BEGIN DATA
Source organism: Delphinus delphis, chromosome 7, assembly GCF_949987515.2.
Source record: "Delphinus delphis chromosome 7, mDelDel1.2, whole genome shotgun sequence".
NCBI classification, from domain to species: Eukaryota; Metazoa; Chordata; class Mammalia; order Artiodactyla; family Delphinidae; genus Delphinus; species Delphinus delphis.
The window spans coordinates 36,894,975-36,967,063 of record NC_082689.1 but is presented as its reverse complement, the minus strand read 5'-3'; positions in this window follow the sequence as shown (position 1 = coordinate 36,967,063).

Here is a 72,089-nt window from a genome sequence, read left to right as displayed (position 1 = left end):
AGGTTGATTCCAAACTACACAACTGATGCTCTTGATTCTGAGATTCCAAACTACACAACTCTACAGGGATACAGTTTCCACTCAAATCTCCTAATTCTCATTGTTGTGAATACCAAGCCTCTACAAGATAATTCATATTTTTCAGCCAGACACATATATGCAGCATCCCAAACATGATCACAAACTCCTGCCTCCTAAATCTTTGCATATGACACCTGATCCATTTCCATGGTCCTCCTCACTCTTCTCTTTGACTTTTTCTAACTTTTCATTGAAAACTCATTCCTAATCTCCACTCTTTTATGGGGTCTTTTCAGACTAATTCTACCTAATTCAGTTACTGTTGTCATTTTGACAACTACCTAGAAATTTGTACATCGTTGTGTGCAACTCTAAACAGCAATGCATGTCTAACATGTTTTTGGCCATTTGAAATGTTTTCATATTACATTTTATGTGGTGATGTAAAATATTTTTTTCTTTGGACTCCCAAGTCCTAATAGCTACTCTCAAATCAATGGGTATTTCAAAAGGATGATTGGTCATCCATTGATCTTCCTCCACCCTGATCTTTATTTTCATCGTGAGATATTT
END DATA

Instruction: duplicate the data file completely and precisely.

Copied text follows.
Source organism: Delphinus delphis, chromosome 7, assembly GCF_949987515.2.
Source record: "Delphinus delphis chromosome 7, mDelDel1.2, whole genome shotgun sequence".
NCBI classification, from domain to species: Eukaryota; Metazoa; Chordata; class Mammalia; order Artiodactyla; family Delphinidae; genus Delphinus; species Delphinus delphis.
The window spans coordinates 36,894,975-36,967,063 of record NC_082689.1 but is presented as its reverse complement, the minus strand read 5'-3'; positions in this window follow the sequence as shown (position 1 = coordinate 36,967,063).

Here is a 72,089-nt window from a genome sequence, read left to right as displayed (position 1 = left end):
AGGTTGATTCCAAACTACACAACTGATGCTCTTGATTCTGAGATTCCAAACTACACAACTCTACAGGGATACAGTTTCCACTCAAATCTCCTAATTCTCATTGTTGTGAATACCAAGCCTCTACAAGATAATTCATATTTTTCAGCCAGACACATATATGCAGCATCCCAAACATGATCACAAACTCCTGCCTCCTAAATCTTTGCATATGACACCTGATCCATTTCCATGGTCCTCCTCACTCTTCTCTTTGACTTTTTCTAACTTTTCATTGAAAACTCATTCCTAATCTCCACTCTTTTATGGGGTCTTTTCAGACTAATTCTACCTAATTCAGTTACTGTTGTCATTTTGACAACTACCTAGAAATTTGTACATCGTTGTGTGCAACTCTAAACAGCAATGCATGTCTAACATGTTTTTGGCCATTTGAAATGTTTTCATATTACATTTTATGTGGTGATGTAAAATATTTTTTTCTTTGGACTCCCAAGTCCTAATAGCTACTCTCAAATCAATGGGTATTTCAAAAGGATGATTGGTCATCCATTGATCTTCCTCCACCCTGATCTTTATTTTCATCGTGAGATATTT